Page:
But while Juneteenth is a commemoration of something that happened more than 150 years ago that still reverberates today, it also provides you and me the opportunity to consider the things that want to, well, not exactly enslave us, because that’s too fraught a word, but at the least circumscribe our freedom.  What things prevent us from being our best selves?  As I’ve mentioned before, for about ten years I worked with the students and staff at Recovery High School, which was exclusively for teens who were addicted to drugs or alcohol.  And it was unique among other Recovery Schools because you weren’t forced to be clean in order to attend.  At all the others, if you use, you’re either suspended or expelled; at this one, if you use, you get treatment.  I saw first hand the devastating effects of use, and the heroic efforts of the faculty and staff to provide both help and hope.  Addiction was enslavement, and for some, that enslavement meant death.  There are some folks in this room, some folks in this church, some folks in this community, who know what it is like to fight addiction, and how difficult it is, and how addiction can control the choices we make and damage relationships.  It keeps us from being our best selves for ourselves and for others.

And it’s not just the obvious things like drugs and alcohol.  Ideology can enslave people; material wealth can confine us, or at least its pursuit.  Some are constrained by abusive relationships, by poverty, by lack of adequate health care, by inequitable access to education.  For the past seven years Debbie has been working on programs for Boston Public Schools to provide equitable access to information literacy, which is a fancy way of saying making sure the students in Boston Public Schools have access to library services.  Research – including her own - shows that students who have access to school libraries and librarians do better in school and have more post-high school opportunity than those who do not.  It is a social justice issue that can open doors for formerly undereducated children to break the restraints that have been holding them back.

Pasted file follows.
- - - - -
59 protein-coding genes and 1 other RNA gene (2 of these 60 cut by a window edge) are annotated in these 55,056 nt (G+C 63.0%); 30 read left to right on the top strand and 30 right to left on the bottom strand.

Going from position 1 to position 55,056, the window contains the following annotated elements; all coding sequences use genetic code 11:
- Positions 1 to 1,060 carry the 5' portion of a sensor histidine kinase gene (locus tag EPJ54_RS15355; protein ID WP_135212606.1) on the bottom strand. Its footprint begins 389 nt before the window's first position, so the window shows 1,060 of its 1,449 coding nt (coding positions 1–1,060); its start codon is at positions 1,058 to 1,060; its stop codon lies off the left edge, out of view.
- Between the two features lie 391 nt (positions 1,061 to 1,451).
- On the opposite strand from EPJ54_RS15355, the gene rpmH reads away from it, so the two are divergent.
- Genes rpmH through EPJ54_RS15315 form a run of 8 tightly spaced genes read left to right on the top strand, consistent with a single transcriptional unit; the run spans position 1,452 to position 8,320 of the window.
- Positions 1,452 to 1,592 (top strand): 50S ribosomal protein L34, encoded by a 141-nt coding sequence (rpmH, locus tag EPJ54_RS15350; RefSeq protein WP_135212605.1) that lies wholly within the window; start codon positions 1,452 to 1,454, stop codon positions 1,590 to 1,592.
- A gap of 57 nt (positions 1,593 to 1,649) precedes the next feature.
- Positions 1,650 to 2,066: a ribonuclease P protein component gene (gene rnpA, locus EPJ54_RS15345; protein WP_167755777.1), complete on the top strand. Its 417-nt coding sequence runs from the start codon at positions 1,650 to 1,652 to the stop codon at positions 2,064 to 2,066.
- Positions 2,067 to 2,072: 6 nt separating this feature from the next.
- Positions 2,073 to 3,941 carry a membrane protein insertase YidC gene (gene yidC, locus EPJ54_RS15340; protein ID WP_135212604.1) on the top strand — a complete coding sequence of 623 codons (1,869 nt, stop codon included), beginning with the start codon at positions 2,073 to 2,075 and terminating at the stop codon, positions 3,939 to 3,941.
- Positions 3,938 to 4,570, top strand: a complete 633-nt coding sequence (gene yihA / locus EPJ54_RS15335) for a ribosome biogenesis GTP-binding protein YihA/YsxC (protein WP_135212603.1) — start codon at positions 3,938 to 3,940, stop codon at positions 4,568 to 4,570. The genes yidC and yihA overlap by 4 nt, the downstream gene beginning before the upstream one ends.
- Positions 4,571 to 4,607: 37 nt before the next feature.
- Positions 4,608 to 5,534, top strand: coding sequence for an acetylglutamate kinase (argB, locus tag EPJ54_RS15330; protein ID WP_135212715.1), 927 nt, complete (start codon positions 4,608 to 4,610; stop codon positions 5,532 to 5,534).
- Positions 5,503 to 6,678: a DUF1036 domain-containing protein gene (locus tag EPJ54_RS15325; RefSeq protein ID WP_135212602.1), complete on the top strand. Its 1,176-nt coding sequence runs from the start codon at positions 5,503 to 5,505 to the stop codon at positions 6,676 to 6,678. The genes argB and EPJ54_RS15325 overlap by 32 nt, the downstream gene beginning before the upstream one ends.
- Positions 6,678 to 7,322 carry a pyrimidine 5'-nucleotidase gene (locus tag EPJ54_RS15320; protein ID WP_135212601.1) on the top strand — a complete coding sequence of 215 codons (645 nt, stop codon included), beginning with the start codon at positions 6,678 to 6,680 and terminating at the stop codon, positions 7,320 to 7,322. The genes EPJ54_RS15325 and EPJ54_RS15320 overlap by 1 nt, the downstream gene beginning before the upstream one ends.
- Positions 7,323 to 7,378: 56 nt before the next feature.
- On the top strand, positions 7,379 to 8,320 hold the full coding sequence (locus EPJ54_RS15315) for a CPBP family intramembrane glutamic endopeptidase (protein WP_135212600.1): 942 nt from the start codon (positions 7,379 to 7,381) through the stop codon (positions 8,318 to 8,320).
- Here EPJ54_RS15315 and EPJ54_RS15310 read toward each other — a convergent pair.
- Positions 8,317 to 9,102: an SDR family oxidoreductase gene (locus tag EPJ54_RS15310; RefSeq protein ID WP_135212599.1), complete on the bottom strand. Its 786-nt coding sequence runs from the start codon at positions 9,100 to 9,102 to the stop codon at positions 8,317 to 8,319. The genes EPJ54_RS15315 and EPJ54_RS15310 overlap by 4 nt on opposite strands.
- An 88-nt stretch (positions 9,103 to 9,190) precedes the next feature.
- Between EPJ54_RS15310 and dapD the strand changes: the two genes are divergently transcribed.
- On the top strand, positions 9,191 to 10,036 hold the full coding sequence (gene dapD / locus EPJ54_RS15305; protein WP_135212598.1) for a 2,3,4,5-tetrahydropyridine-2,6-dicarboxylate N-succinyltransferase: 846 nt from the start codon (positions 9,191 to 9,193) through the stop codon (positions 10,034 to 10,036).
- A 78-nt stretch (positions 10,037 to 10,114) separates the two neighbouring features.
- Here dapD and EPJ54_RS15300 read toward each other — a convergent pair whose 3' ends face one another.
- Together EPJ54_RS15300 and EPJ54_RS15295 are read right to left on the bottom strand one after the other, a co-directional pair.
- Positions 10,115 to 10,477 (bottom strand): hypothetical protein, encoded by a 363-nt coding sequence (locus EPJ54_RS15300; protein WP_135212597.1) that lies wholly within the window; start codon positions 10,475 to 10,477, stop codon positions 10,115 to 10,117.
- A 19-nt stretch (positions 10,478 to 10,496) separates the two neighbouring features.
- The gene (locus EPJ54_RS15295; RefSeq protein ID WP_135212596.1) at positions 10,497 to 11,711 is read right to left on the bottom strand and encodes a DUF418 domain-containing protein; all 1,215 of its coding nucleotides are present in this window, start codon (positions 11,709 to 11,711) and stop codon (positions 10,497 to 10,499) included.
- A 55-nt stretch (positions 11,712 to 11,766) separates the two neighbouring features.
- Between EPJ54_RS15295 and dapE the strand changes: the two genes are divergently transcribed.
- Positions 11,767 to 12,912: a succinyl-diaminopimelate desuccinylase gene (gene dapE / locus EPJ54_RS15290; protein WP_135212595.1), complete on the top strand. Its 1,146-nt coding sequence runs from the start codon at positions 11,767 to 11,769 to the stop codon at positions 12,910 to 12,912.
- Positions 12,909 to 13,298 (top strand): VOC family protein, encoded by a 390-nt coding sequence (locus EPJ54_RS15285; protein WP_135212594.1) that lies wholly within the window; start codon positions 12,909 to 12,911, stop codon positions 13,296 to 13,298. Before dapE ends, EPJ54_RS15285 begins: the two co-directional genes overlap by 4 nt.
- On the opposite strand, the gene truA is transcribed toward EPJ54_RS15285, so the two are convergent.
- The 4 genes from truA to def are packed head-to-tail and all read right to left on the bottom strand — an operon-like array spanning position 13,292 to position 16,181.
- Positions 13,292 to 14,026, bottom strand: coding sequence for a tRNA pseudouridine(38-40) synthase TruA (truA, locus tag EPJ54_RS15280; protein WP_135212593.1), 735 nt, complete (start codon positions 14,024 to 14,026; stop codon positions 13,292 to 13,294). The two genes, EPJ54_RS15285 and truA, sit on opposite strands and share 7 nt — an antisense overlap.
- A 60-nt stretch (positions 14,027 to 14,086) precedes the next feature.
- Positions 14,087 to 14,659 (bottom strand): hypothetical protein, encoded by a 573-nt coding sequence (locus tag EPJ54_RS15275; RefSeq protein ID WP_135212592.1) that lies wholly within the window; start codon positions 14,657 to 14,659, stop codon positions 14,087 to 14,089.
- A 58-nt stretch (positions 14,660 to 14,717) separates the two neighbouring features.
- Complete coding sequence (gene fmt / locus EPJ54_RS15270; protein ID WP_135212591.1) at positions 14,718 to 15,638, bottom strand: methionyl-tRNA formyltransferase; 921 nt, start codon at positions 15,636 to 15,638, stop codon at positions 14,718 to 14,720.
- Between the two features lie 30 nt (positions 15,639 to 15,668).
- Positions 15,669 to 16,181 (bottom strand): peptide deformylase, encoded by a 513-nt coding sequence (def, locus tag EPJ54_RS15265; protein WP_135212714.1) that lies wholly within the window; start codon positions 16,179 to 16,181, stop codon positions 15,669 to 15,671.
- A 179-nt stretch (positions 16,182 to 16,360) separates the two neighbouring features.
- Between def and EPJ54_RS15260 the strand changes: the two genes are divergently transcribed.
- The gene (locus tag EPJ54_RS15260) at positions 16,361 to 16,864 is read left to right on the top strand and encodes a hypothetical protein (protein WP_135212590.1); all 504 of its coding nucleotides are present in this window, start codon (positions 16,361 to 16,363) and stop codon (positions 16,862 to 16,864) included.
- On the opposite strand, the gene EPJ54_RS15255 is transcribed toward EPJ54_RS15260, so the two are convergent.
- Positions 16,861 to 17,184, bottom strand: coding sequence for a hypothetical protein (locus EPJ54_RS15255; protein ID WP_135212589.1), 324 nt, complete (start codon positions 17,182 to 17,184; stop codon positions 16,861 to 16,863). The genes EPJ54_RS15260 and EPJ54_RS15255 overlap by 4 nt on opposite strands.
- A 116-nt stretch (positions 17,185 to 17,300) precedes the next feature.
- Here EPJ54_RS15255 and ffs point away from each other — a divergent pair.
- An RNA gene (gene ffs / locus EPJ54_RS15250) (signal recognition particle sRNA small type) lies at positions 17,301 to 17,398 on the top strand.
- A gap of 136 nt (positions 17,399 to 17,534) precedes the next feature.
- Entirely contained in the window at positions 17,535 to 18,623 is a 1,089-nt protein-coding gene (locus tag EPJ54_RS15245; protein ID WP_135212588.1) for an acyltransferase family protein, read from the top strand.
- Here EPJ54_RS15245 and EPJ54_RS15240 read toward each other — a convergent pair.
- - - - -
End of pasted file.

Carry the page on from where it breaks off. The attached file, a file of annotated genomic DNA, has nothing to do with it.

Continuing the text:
In John’s gospel, Jesus shows that the way of liberation is through love. “This is my commandment, that you love one another as I have loved you… I do not call you servants any longer, because the servant does not know what the master is doing; but I have called you friends, because I have made known to you everything that I have heard from the Lord.”  No longer servants or slaves to anything or anyone – not even to Christ – but rather friends.  And no one has greater love than to lay down everything – everything - for a friend.  The way of liberation is the way of love.  Moses liberated the people Israel from their bondage to slavery.  Jesus liberates his friends from our bondage to sin and anything else that keeps us from a healthy relationship with God, with each other, and with ourselves.  And we, liberated by love, are both called and equipped to bring down whatever barriers and break whatever chains continue to constrain our brothers and sisters, that prevent the minority from enjoying what the majority enjoys.  A UCC colleague of mine in Maryland recently confessed that it’s only been in the past five years that she became familiar with the significance of June 19, and I will make a similar confession.  If you had asked me what Juneteenth was, let’s say a decade ago, my best reply would have been that it is a novel by Ralph Ellison, also author of Invisible Man.  On this day, though, let Juneteenth become a time of Jubilee, when all God’s children are freed from the constraints that bind them, freed from the prejudices and bias of the past, freed to live into the love and justice, the freedom and the jubilee, of Jesus.